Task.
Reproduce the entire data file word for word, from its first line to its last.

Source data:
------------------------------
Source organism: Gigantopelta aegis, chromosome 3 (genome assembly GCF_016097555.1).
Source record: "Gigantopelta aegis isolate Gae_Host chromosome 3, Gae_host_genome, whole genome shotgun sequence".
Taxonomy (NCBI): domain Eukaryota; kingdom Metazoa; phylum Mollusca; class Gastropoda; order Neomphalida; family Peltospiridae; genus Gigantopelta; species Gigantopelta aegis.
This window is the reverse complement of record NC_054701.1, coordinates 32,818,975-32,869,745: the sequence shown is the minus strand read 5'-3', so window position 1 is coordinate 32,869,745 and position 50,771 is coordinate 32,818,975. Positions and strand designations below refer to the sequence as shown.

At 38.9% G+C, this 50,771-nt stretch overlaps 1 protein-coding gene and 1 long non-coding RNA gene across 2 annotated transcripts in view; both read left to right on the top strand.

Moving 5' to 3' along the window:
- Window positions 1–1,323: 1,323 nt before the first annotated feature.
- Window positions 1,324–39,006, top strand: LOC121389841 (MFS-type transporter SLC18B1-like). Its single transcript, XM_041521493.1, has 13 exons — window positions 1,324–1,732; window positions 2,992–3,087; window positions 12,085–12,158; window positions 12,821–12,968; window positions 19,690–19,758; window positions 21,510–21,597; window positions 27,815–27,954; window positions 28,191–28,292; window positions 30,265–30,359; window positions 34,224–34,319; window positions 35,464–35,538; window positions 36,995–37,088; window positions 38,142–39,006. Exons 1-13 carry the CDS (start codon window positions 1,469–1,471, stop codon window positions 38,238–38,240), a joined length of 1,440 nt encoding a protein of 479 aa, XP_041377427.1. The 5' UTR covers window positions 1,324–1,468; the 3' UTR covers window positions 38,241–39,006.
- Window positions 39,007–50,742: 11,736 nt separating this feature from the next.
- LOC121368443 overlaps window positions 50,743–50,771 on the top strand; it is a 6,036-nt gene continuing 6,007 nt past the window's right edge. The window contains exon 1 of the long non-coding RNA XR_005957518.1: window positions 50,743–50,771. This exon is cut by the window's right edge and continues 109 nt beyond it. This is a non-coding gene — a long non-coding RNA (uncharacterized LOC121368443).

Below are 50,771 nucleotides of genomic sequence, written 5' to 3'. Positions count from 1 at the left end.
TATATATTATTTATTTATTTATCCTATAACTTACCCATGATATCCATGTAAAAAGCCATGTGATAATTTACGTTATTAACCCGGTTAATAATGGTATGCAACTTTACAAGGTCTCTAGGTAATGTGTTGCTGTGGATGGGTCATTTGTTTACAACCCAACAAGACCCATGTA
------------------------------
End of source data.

Source organism: Gigantopelta aegis, chromosome 3 (genome assembly GCF_016097555.1).
Source record: "Gigantopelta aegis isolate Gae_Host chromosome 3, Gae_host_genome, whole genome shotgun sequence".
Taxonomy (NCBI): domain Eukaryota; kingdom Metazoa; phylum Mollusca; class Gastropoda; order Neomphalida; family Peltospiridae; genus Gigantopelta; species Gigantopelta aegis.
This window is the reverse complement of record NC_054701.1, coordinates 32,818,975-32,869,745: the sequence shown is the minus strand read 5'-3', so window position 1 is coordinate 32,869,745 and position 50,771 is coordinate 32,818,975. Positions and strand designations below refer to the sequence as shown.

At 38.9% G+C, this 50,771-nt stretch overlaps 1 protein-coding gene and 1 long non-coding RNA gene across 2 annotated transcripts in view; both read left to right on the top strand.

Moving 5' to 3' along the window:
- Window positions 1–1,323: 1,323 nt before the first annotated feature.
- Window positions 1,324–39,006, top strand: LOC121389841 (MFS-type transporter SLC18B1-like). Its single transcript, XM_041521493.1, has 13 exons — window positions 1,324–1,732; window positions 2,992–3,087; window positions 12,085–12,158; window positions 12,821–12,968; window positions 19,690–19,758; window positions 21,510–21,597; window positions 27,815–27,954; window positions 28,191–28,292; window positions 30,265–30,359; window positions 34,224–34,319; window positions 35,464–35,538; window positions 36,995–37,088; window positions 38,142–39,006. Exons 1-13 carry the CDS (start codon window positions 1,469–1,471, stop codon window positions 38,238–38,240), a joined length of 1,440 nt encoding a protein of 479 aa, XP_041377427.1. The 5' UTR covers window positions 1,324–1,468; the 3' UTR covers window positions 38,241–39,006.
- Window positions 39,007–50,742: 11,736 nt separating this feature from the next.
- LOC121368443 overlaps window positions 50,743–50,771 on the top strand; it is a 6,036-nt gene continuing 6,007 nt past the window's right edge. The window contains exon 1 of the long non-coding RNA XR_005957518.1: window positions 50,743–50,771. This exon is cut by the window's right edge and continues 109 nt beyond it. This is a non-coding gene — a long non-coding RNA (uncharacterized LOC121368443).

Below are 50,771 nucleotides of genomic sequence, written 5' to 3'. Positions count from 1 at the left end.
TATATATTATTTATTTATTTATCCTATAACTTACCCATGATATCCATGTAAAAAGCCATGTGATAATTTACGTTATTAACCCGGTTAATAATGGTATGCAACTTTACAAGGTCTCTAGGTAATGTGTTGCTGTGGATGGGTCATTTGTTTACAACCCAACAAGACCCATGTA